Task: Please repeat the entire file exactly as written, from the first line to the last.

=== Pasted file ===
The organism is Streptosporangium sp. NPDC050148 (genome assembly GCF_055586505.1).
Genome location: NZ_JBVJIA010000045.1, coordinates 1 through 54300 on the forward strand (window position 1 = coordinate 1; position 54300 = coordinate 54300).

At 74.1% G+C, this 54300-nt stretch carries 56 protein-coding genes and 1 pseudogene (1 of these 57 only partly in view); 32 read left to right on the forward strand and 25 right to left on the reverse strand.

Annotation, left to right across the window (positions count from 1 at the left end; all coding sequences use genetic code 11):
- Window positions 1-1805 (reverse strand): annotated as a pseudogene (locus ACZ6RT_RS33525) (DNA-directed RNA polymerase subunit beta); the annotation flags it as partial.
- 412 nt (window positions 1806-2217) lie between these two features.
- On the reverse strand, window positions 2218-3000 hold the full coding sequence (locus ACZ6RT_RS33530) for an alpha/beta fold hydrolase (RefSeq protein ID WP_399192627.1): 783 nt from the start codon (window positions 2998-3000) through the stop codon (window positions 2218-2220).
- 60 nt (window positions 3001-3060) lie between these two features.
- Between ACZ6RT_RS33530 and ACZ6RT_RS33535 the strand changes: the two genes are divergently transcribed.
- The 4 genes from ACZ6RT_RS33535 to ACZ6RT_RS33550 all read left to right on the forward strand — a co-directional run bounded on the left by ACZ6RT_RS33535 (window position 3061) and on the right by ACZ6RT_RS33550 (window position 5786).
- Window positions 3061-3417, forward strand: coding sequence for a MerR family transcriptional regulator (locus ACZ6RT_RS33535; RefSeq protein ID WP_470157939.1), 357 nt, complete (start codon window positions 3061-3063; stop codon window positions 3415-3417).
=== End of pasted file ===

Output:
The organism is Streptosporangium sp. NPDC050148 (genome assembly GCF_055586505.1).
Genome location: NZ_JBVJIA010000045.1, coordinates 1 through 54300 on the forward strand (window position 1 = coordinate 1; position 54300 = coordinate 54300).

At 74.1% G+C, this 54300-nt stretch carries 56 protein-coding genes and 1 pseudogene (1 of these 57 only partly in view); 32 read left to right on the forward strand and 25 right to left on the reverse strand.

Annotation, left to right across the window (positions count from 1 at the left end; all coding sequences use genetic code 11):
- Window positions 1-1805 (reverse strand): annotated as a pseudogene (locus ACZ6RT_RS33525) (DNA-directed RNA polymerase subunit beta); the annotation flags it as partial.
- 412 nt (window positions 1806-2217) lie between these two features.
- On the reverse strand, window positions 2218-3000 hold the full coding sequence (locus ACZ6RT_RS33530) for an alpha/beta fold hydrolase (RefSeq protein ID WP_399192627.1): 783 nt from the start codon (window positions 2998-3000) through the stop codon (window positions 2218-2220).
- 60 nt (window positions 3001-3060) lie between these two features.
- Between ACZ6RT_RS33530 and ACZ6RT_RS33535 the strand changes: the two genes are divergently transcribed.
- The 4 genes from ACZ6RT_RS33535 to ACZ6RT_RS33550 all read left to right on the forward strand — a co-directional run bounded on the left by ACZ6RT_RS33535 (window position 3061) and on the right by ACZ6RT_RS33550 (window position 5786).
- Window positions 3061-3417, forward strand: coding sequence for a MerR family transcriptional regulator (locus ACZ6RT_RS33535; RefSeq protein ID WP_470157939.1), 357 nt, complete (start codon window positions 3061-3063; stop codon window positions 3415-3417).